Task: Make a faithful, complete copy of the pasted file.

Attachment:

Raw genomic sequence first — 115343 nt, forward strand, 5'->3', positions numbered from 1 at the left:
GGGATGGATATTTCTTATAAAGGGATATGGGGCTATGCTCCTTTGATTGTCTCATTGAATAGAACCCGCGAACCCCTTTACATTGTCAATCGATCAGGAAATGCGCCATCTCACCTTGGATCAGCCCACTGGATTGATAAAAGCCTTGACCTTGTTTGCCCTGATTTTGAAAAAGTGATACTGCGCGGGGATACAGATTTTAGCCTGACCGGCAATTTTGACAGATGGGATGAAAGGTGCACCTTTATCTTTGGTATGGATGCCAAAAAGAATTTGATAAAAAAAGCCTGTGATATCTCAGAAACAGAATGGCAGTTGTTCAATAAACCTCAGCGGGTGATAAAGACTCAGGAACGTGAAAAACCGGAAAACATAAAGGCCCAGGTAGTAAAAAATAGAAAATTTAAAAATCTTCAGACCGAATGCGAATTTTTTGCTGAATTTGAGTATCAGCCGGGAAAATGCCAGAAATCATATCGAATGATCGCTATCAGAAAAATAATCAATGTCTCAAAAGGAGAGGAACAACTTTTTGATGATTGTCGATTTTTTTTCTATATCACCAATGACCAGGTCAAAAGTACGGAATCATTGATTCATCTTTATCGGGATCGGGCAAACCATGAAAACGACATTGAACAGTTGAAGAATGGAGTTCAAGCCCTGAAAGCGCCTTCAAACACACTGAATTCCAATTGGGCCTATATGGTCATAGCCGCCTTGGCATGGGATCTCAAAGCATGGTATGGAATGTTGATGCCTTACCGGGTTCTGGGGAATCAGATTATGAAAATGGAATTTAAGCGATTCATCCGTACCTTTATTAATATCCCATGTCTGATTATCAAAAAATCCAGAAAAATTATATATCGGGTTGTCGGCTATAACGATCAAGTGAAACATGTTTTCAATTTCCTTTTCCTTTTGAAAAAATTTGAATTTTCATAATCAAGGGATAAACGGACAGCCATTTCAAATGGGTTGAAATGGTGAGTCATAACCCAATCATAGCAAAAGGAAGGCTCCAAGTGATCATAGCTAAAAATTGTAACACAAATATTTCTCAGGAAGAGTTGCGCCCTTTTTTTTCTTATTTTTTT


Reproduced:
Raw genomic sequence first — 115343 nt, forward strand, 5'->3', positions numbered from 1 at the left:
GGGATGGATATTTCTTATAAAGGGATATGGGGCTATGCTCCTTTGATTGTCTCATTGAATAGAACCCGCGAACCCCTTTACATTGTCAATCGATCAGGAAATGCGCCATCTCACCTTGGATCAGCCCACTGGATTGATAAAAGCCTTGACCTTGTTTGCCCTGATTTTGAAAAAGTGATACTGCGCGGGGATACAGATTTTAGCCTGACCGGCAATTTTGACAGATGGGATGAAAGGTGCACCTTTATCTTTGGTATGGATGCCAAAAAGAATTTGATAAAAAAAGCCTGTGATATCTCAGAAACAGAATGGCAGTTGTTCAATAAACCTCAGCGGGTGATAAAGACTCAGGAACGTGAAAAACCGGAAAACATAAAGGCCCAGGTAGTAAAAAATAGAAAATTTAAAAATCTTCAGACCGAATGCGAATTTTTTGCTGAATTTGAGTATCAGCCGGGAAAATGCCAGAAATCATATCGAATGATCGCTATCAGAAAAATAATCAATGTCTCAAAAGGAGAGGAACAACTTTTTGATGATTGTCGATTTTTTTTCTATATCACCAATGACCAGGTCAAAAGTACGGAATCATTGATTCATCTTTATCGGGATCGGGCAAACCATGAAAACGACATTGAACAGTTGAAGAATGGAGTTCAAGCCCTGAAAGCGCCTTCAAACACACTGAATTCCAATTGGGCCTATATGGTCATAGCCGCCTTGGCATGGGATCTCAAAGCATGGTATGGAATGTTGATGCCTTACCGGGTTCTGGGGAATCAGATTATGAAAATGGAATTTAAGCGATTCATCCGTACCTTTATTAATATCCCATGTCTGATTATCAAAAAATCCAGAAAAATTATATATCGGGTTGTCGGCTATAACGATCAAGTGAAACATGTTTTCAATTTCCTTTTCCTTTTGAAAAAATTTGAATTTTCATAATCAAGGGATAAACGGACAGCCATTTCAAATGGGTTGAAATGGTGAGTCATAACCCAATCATAGCAAAAGGAAGGCTCCAAGTGATCATAGCTAAAAATTGTAACACAAATATTTCTCAGGAAGAGTTGCGCCCTTTTTTTTCTTATTTTTTT